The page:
Listed in: Economics, as ECON-250
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Neil W. White (Section 01)
In this course, we study the role played by money, banking, and financial markets in the modern economy, with a particular emphasis on how financial intermediation facilitates exchange and how financial conditions promote (or inhibit) economic activity. Specific topics include stock and bond markets, financial institutions and banking regulation, central banking and monetary policy, international finance, and financial crises. We will learn the channels through which financial markets can affect employment, output, and inflation, and we will assess the effects of various policies on financial markets and broader economic conditions.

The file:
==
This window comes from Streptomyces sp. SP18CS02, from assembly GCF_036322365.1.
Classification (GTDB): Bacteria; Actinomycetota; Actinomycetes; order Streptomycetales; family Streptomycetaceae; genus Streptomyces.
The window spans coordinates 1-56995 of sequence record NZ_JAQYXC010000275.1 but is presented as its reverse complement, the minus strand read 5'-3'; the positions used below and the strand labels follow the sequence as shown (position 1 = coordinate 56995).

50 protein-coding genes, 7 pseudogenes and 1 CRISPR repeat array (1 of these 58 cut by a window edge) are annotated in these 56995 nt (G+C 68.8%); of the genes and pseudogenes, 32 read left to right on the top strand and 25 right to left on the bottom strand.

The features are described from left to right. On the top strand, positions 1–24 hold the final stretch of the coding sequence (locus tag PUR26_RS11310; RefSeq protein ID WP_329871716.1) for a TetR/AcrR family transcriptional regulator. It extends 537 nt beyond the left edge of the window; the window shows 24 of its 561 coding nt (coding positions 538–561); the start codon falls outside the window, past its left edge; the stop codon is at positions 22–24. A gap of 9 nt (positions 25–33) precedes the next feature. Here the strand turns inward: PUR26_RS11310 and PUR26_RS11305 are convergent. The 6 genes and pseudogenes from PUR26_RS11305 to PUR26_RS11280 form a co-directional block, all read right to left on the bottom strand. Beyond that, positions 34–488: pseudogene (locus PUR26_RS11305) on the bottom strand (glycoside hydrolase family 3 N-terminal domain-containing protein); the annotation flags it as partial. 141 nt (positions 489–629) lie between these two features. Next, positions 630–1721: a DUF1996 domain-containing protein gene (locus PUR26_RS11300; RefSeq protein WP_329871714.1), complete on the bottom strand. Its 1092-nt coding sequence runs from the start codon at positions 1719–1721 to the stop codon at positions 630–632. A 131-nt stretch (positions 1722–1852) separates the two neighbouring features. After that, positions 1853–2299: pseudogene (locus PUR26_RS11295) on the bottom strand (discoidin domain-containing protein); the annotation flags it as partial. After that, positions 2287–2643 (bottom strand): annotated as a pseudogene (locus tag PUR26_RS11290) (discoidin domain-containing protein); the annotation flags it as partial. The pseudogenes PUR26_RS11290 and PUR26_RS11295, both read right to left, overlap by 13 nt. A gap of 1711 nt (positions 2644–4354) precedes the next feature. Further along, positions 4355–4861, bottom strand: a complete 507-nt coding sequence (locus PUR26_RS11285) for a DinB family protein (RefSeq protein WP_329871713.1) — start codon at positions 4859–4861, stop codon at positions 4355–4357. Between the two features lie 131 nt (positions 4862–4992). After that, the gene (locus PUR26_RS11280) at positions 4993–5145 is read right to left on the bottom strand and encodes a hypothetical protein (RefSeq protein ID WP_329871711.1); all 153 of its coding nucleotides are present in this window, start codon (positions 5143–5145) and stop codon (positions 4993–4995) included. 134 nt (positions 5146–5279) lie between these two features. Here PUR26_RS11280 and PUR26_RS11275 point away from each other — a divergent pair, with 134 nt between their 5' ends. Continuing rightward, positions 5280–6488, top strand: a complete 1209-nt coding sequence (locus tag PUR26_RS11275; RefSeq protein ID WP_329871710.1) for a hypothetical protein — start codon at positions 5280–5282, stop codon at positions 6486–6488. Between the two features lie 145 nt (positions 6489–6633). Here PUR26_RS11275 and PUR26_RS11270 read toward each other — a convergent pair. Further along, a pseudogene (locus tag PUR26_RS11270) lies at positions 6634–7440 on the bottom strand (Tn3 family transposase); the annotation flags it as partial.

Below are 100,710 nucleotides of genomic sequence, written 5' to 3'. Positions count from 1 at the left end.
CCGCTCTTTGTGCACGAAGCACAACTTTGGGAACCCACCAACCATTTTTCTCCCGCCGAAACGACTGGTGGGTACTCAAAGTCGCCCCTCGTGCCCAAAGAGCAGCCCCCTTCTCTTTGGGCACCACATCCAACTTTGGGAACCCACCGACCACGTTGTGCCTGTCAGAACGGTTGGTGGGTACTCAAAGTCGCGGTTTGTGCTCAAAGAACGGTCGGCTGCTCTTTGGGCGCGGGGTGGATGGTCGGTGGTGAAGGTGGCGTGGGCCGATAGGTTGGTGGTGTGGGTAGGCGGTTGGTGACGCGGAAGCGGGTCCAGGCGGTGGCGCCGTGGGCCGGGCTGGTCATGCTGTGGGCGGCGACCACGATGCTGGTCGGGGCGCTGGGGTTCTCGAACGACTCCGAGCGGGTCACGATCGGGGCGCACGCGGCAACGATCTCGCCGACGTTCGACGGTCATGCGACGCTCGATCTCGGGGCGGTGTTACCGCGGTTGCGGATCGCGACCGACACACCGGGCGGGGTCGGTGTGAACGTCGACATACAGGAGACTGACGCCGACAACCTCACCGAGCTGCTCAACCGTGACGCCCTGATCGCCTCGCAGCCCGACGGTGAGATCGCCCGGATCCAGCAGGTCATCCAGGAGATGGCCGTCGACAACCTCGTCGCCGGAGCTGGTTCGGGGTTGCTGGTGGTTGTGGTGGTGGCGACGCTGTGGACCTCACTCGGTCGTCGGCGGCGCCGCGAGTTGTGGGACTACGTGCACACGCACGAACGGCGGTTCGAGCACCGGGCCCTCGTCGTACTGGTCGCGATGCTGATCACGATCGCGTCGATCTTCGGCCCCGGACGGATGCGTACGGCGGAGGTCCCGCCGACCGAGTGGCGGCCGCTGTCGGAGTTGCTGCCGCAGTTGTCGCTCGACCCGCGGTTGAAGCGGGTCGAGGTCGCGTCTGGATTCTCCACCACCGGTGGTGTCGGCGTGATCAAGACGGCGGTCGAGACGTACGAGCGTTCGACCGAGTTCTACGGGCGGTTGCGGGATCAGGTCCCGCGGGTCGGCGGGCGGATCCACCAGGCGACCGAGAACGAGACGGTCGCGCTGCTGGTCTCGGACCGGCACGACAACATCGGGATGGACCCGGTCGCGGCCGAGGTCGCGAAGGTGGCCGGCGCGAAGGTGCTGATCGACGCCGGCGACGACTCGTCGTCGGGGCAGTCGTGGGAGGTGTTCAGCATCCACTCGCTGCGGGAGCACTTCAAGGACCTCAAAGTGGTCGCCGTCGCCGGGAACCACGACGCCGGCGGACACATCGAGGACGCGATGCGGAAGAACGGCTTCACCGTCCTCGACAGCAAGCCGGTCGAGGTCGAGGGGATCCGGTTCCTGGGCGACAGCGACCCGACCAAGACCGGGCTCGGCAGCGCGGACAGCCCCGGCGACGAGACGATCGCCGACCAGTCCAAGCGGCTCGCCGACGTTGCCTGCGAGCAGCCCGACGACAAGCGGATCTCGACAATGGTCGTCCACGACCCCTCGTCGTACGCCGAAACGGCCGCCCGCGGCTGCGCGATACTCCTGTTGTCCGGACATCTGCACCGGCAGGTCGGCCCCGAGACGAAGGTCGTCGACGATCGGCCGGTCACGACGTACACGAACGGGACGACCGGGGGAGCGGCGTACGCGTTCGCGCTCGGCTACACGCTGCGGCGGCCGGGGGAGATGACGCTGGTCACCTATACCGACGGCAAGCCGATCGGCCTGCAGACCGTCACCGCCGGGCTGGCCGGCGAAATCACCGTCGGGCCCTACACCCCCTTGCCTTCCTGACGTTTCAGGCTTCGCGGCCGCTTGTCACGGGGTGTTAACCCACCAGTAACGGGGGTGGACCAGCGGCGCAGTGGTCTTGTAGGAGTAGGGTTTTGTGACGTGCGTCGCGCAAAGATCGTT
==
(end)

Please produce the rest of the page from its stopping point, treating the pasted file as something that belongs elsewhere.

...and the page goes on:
Requisite: ECON 111/111E. Limited to 25 students. Fall and spring semesters. Professor White.
If Overenrolled: Some preference will be given to a) students who have taken fewer 200 level economics classes and b) economics majors. The class will be selected to achieve a group with diverse academic backgrounds and interests.